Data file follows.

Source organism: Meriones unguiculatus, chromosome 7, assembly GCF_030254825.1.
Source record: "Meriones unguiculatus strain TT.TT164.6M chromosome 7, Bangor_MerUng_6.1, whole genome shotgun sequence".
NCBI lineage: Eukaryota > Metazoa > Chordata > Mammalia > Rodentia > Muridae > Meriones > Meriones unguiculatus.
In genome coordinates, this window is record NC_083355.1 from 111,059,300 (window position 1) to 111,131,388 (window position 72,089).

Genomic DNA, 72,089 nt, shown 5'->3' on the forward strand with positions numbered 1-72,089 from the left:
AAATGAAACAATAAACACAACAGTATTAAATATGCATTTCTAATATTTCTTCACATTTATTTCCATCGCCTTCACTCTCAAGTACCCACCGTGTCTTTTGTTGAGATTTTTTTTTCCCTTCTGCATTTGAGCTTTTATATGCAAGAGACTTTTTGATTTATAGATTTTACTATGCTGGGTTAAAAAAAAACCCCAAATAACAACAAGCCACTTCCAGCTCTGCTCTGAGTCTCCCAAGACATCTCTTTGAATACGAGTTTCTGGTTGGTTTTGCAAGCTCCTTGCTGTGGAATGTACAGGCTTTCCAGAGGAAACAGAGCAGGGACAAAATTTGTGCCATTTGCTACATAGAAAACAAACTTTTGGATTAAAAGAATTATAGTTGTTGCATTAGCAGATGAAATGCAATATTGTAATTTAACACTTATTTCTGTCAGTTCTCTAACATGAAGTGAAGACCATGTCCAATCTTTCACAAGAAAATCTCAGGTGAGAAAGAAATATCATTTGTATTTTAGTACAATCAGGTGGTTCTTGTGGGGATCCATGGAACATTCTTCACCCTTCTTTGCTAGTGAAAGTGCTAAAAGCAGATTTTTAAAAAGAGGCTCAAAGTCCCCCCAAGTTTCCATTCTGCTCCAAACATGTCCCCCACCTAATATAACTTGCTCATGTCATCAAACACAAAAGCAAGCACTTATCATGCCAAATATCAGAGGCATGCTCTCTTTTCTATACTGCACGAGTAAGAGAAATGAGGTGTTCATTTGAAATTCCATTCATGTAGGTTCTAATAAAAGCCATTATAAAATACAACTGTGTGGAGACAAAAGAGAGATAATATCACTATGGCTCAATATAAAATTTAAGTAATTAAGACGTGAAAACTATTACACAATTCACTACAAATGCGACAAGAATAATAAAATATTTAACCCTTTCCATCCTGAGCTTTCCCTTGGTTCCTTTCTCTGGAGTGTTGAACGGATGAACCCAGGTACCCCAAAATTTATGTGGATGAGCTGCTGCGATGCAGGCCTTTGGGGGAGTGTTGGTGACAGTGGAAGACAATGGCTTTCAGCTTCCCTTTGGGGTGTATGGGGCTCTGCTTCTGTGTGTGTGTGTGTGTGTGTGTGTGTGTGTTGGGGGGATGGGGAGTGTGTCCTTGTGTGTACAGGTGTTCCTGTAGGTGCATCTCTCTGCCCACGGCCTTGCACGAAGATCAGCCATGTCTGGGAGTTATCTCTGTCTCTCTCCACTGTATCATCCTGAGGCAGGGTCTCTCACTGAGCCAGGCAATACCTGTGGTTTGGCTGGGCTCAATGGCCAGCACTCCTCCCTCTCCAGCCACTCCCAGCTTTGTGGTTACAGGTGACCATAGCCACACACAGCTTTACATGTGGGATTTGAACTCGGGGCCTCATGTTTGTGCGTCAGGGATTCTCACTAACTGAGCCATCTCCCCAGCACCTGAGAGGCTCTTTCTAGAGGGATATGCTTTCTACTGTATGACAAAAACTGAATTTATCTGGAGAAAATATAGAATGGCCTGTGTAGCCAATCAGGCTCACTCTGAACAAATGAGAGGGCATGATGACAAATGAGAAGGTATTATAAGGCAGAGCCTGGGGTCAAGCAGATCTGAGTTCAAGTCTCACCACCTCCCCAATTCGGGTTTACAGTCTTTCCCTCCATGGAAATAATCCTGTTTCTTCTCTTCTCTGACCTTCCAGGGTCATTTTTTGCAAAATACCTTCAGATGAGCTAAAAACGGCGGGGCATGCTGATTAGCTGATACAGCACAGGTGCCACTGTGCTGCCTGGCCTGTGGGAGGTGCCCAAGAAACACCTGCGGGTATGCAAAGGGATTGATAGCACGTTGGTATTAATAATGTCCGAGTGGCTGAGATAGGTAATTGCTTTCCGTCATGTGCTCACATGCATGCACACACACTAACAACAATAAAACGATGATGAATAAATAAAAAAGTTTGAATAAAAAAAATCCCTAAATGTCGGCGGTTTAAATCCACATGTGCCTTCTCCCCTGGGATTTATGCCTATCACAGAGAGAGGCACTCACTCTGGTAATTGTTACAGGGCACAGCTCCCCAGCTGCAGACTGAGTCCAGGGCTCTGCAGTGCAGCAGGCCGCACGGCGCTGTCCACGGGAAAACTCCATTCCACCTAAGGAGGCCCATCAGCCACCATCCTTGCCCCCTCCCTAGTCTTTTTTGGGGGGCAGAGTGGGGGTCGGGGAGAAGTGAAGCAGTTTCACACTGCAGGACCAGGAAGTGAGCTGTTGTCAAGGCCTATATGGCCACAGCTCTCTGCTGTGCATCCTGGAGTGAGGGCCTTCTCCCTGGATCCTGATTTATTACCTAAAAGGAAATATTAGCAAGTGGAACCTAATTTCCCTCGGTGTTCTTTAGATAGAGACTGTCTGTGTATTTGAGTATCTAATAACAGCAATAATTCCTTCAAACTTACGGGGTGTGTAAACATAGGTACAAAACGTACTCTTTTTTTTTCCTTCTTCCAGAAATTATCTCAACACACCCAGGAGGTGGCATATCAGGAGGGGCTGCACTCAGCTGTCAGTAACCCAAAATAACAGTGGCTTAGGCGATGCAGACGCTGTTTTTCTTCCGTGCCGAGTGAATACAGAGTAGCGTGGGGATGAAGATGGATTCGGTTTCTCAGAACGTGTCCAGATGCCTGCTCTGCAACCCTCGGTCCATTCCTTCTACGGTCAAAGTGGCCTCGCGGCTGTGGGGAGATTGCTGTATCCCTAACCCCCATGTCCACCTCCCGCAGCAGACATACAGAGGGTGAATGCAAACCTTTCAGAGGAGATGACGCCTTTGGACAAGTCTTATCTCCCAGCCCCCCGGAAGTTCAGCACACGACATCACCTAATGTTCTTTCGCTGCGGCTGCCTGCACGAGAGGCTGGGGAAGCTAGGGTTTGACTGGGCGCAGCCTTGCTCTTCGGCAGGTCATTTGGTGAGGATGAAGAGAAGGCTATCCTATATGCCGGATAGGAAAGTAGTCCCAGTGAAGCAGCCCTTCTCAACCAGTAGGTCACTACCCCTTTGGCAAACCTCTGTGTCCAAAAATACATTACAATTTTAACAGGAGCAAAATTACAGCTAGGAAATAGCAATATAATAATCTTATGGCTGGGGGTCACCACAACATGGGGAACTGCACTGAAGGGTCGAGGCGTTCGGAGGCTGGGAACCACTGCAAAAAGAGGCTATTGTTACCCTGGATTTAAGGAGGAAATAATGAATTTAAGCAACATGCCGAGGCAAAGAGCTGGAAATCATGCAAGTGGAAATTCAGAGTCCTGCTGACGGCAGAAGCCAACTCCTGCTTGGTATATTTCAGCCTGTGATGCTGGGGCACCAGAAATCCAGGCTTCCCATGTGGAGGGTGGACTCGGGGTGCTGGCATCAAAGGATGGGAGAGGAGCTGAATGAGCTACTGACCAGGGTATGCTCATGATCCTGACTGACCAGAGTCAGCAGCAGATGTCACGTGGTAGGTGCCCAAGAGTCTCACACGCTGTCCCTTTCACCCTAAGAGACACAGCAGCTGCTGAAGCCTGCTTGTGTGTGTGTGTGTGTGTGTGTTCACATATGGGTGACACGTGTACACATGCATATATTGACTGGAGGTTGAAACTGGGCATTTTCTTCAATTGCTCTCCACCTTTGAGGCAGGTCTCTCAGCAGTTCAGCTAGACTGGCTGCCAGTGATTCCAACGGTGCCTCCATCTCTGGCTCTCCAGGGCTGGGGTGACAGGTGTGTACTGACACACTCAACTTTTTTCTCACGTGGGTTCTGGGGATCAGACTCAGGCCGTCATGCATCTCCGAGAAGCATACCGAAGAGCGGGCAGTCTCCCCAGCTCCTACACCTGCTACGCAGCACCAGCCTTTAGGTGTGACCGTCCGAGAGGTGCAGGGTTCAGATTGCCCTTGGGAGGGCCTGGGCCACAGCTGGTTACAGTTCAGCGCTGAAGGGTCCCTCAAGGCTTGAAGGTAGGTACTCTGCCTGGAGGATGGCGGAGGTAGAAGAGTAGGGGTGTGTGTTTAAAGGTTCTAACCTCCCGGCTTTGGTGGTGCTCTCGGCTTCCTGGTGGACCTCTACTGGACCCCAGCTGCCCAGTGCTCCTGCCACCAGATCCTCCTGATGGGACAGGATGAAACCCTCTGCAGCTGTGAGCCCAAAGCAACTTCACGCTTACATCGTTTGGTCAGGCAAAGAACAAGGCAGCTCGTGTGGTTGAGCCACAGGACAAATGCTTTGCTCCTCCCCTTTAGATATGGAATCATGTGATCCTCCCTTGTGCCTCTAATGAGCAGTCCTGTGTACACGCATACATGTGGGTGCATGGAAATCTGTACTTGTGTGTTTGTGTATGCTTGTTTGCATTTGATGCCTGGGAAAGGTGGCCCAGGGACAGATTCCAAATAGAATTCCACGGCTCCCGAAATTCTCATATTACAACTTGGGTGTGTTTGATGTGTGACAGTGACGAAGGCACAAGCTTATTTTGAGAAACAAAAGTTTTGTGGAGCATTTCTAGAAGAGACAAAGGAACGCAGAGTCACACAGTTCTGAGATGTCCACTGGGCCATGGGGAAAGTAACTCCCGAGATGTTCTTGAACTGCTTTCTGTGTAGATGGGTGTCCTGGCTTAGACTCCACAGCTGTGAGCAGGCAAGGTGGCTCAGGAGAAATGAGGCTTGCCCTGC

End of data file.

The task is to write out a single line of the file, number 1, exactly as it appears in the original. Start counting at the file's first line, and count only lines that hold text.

Source organism: Meriones unguiculatus, chromosome 7, assembly GCF_030254825.1.